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How do you fight bigotry spreading on the internet? Learn how fans are using fancams to fight hate on social media platforms.

What’s the story behind fancams? How did they take over Twitter?

How do you fight hate? Some would say an eye for an eye makes the whole world blind. So what’s the alternative? And what if the hate we’re trying to combat is online? Surely we’ll need some creative ways of suppressing the hate, drawing it out with better, positive messages? Well, the K-Pop fandoms have cracked the code & their weapon of choice are fancams.

K-Pop fans are adept at making use of social media for spreading positive messages, for spreading love & creating a safe space. In one of their recent acts of activism, K-Pop groups online made use of fancams to help with the Black Lives Matter protests in the aftermath of the murder of George Floyd. 

They’ve used tweets, posts, hashtags, and fancams to spread information & to drown out racist rhetoric on these platforms. What are fancams, however?


Decoding fancams

If we look at the word alone, it’s clear that a fancam is a video filmed by a member of the live audience during a performance – a fan shooting a clip on their camera. More specifically, K-Pop fans do this with their idols like BTS, among others. 

Fancams is a rather amorphous term – there’s no strict definition after all – and can also encompass the video edits or fan edits of the K-Pop bands. There are certain features that set fancams apart, though. For instance, the focus of such videos is usually on one person alone, so they’d pick one member of the K-Pop group and club their clips together to make the edit.

These videos now also include footage from fan interactions, performances at award shows, paparazzi shots…you get the drift. Fancams are supposed to be celebratory. The star of the fancam is the one being celebrated by their fans – their talent, their skill, their charming personality…the list goes on.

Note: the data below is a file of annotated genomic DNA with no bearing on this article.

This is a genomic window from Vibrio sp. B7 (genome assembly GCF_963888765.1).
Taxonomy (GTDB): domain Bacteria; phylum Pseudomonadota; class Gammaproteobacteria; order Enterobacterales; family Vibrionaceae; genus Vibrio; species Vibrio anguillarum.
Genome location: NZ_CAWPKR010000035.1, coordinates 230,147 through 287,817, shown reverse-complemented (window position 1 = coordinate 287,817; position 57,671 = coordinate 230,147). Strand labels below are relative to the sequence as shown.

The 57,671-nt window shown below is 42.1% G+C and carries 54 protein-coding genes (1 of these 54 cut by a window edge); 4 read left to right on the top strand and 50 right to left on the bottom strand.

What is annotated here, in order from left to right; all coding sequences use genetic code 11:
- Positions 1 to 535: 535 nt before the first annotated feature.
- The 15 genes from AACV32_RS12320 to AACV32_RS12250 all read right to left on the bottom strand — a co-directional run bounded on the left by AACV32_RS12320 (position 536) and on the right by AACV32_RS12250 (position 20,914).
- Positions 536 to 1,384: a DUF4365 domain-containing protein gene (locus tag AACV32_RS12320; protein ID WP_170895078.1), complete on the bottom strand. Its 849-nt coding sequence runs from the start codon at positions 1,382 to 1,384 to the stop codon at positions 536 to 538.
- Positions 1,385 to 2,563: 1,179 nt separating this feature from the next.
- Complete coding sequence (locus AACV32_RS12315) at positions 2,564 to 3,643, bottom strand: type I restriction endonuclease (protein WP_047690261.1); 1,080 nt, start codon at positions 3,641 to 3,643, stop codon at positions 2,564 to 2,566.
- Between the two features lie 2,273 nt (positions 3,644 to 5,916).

Fancams often also end up with an unintended positive side-effect. The songs used in the background of these edits often go viral. It happened with EXID’s 2014 song Up & Down. BTS member Jimin’s cover of Shinhwa’s Perfect Man also rose to viral popularity after fancams went berserk.

In the era of TikTok, fancams should come as little surprise. Remember the Playboy edits on TikTok where fans would put together a montage of their favorite celebrity’s most attractive, seductive or charming looks? That template’s a classic.

The evolution of the fancam from celebration to distraction

Lately, the K-Pop fancams have pivoted in their purpose from celebrating a star or talent to creating a distraction, all for a good cause. If you find a troll or bully on social media tweeting nasty things, it’s likely you’ll come across at least one tweet in the same thread that drowns out the negativity. 

Fans flood such tweets with replies that are lost without context, captioned something along the lines of “always stan BTS” or share lyrics from a song or the like, in order to divert attention away from the bully. They do similar things when a really divisive debate is setting Twitter on fire. These superheroes don’t wear capes; they chime in with their stan aesthetics. 

An interesting incarnation of fancams has been the celebration of talent that’s not mainstream but isn’t K-Pop either. These have included people like Parasite director Bong Joon Ho’s noted interpreter, Sharon Choi or actor Ethan Hawke – who can forget the Before Series? – and even Love Island contestants. Whichever celebrity fans feel deserves more recognition, they amplify.

K-Pop stans have been doing this service to the social media ecosystem by hijacking racist hashtags or tweets, and flipping them on the other side. What’s not to love about this scathing sarcasm?

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